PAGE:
Cardiac glycosides have a further influence on the central nervous system: Central nuclei of the vagus nerve are stimulated and the baroreflex in the brain stem is sensitized. This explains the negative chronotropic and dromotropic effects of cardiac glycosides. These effects already occur in concentrations that are too low to have an influence on the sodium-potassium pump.

Cardiac glycosides are often given in combination with ACE inhibitors and / or beta blockers and / or diuretics.


Both digoxin and digitoxin can be taken as tablets. With digoxin, excretion takes place via the kidneys with a half-life of 1.5 days, with digitoxin mainly via the liver and bile , with resumption in the intestine ( enterohepatic circulation ) leading to a half-life of 7 days. Digoxin is therefore usually preferred in view of its potential toxicity. Digoxin may not be used in cases of renal insufficiency , while digitoxin is only contraindicated in the case of combined liver and kidney insufficiency.

Strophantine is given intravenously due to its poor absorption , but is currently no longer of clinical / therapeutic relevance. It is also eliminated via the kidneys.

As a result of the long half-lives, an initial dose that is higher than the subsequent daily maintenance dose is required for saturation .

Pharmacokinetic parameters
Drug Half-life in h Absorption rate in% Protein binding in% LD 50 in mg / kg body weight
Digitoxin 170 100 90 0.45
Digoxin 35 75 30th 0.25
Strophantine 15th <5 10 0.15
LD 50 = lethal dose , cat, intravenous

Since the strength of the cardiac glycosides can be influenced by many drugs as well as by fluctuating electrolyte concentrations and, moreover, they only have a narrow therapeutic range , they should be used in individual doses with close blood level monitoring. This applies in particular to the digitalis glycosides (digoxin, digitoxin), in which the therapeutic and toxic areas can sometimes even overlap.

In the past, so-called guinea pig units MSE were used to determine the amount of cardiac glycosides , which were derived from the toxic effect on guinea pigs .

After decades of use in medicine in the therapy of the weak “old age heart” (heart failure), cardiac glycosides are increasingly taking a back seat, because it has been shown that they can only have a beneficial effect on the symptoms; an effect on mortality has not been proven. (DIG and RADIANCE study)


Overdose typically manifests itself in cardiac arrhythmias (70%); these are mostly ventricular. In addition, there may be visual disturbances, typically yellow-green vision, but also gastrointestinal side effects (nausea, vomiting).

The intoxication is treated causally by inhibiting further uptake through gastric lavage and administration of activated charcoal , as well as an interruption of the entero-hepatic circulation with colestyramine to increase digitoxin excretion. There is also the possibility of giving digitalis antidote , a Fab antibody fragment from sheep that is directed against digoxin . This antibody can bind and inactivate free glycoside. Since this is an exogenous protein, there is a risk of triggering allergic reactions or even anaphylactic shock when using this antidote , which is why compatibility should be checked using an intracutaneous and conjunctival test before administration .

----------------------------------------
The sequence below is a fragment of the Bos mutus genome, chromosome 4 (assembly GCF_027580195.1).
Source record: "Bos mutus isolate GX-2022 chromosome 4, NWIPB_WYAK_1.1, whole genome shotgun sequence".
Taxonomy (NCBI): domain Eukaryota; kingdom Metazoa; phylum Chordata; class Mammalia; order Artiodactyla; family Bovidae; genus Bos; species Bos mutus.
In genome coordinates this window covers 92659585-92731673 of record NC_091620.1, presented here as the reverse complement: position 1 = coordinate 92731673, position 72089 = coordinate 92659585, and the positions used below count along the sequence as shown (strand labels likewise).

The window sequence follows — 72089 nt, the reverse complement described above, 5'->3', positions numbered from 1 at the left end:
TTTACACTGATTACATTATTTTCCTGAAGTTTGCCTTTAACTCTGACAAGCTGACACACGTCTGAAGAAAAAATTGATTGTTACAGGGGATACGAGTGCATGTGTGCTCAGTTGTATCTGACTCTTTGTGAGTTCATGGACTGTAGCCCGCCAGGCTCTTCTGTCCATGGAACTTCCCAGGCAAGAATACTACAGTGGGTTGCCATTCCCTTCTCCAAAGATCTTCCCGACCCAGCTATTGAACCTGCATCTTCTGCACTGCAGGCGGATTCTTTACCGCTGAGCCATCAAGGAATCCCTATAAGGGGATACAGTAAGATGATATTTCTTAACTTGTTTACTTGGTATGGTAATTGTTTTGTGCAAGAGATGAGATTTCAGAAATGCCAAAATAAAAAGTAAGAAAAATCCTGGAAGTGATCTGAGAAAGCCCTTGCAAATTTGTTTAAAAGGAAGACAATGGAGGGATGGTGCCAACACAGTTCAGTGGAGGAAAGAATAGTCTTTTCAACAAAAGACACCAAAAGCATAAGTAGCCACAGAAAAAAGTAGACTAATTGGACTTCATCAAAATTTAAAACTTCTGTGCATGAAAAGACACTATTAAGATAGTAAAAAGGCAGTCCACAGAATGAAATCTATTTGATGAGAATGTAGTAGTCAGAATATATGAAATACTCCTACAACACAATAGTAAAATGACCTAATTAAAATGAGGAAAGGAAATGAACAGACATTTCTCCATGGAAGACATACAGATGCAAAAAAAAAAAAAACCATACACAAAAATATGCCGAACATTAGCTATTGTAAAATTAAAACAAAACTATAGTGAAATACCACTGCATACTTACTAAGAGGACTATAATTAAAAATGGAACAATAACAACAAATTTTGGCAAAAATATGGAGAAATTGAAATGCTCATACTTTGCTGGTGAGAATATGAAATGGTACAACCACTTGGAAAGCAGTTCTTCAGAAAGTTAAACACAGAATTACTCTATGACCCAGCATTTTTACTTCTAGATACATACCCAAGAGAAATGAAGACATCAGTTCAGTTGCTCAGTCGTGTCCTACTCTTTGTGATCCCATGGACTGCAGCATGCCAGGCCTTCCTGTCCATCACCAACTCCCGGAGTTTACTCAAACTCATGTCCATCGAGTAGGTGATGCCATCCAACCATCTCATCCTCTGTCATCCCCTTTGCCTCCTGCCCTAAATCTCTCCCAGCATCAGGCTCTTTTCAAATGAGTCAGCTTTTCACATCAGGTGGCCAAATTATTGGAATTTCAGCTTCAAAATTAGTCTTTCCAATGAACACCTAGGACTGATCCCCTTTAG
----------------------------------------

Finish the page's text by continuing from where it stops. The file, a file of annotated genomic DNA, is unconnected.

Further therapy of the intoxication is symptomatic . Above all, electrolyte disorders and cardiac arrhythmias should be balanced.

Individual evidence

  1. ^ Digitaloids in the Lexicon of Medicinal Plants and Drugs
  2. M. Hagimori, T. Matsumoto, Y. Mikami: Digitoxin biosynthesis in isolated mesophyll cells and cultured cells of digitalis. In: Plant & Cell Physiology. 25, 1984, pp. 947-953.
  3. R. Tschesche: Biosynthesis of cardenolides, bufadienolides and steroid sapogenins. In: Proc. R. Soc. Lond. B 180, 1972, pp. 187-202. doi: 10.1098 / rspb.1972.0014
  4. T. Stuhlfauth, HP Fock: Effect of whole season CO2 enrichment on the cultivation of a medicinal plant, Digitalis lanata. In: J. Agronomy & Crop Science. 164, 1990, pp. 168-173. doi: 10.1111 / j.1439-037X.1990.tb00803.x
  5. National Care Guideline for Chronic Heart Failure - Long Version. German Medical Association (BÄK), National Association of Statutory Health Insurance Physicians (KBV), Working Group of Scientific Medical Societies (AWMF), 2017, version 2.
  6. ^ German Society for Cardiology - Heart and Circulatory Research: ESC Pocket Guidelines. Management of atrial fibrillation. In: European Heart Journal. Volume 37, 2016, pp. 2893-2962 (DOI: 10.1093 / eurheartj / ehw210).
  7. Aktories, Föstermann among others: Pharmacology and Toxicology .


  • Thomas Karow, Ruth Lang-Roth: General and special pharmacology and toxicology. 13th edition. 2005.
  • T. Reichstein: Special features of the sugars in cardiac glycosides . In: Angewandte Chemie . tape 74 , no. 22 , 1962, pp. 887-894 , doi : 10.1002 / anie.19620742202 .
  • T. Reichstein: Chemistry of the cardiac glycosides . In: Angewandte Chemie . tape 63 , no. 17-18 , 1951, pp. 412-421 , doi : 10.1002 / anie.19510631705 .
  • Holger Thiel, Norbert Roewer: Anesthesiological pharmacotherapy: From the fundamentals of pharmacology to drug practice. 2nd Edition. Thieme Verlag, 2009, ISBN 978-3-13-138262-7 .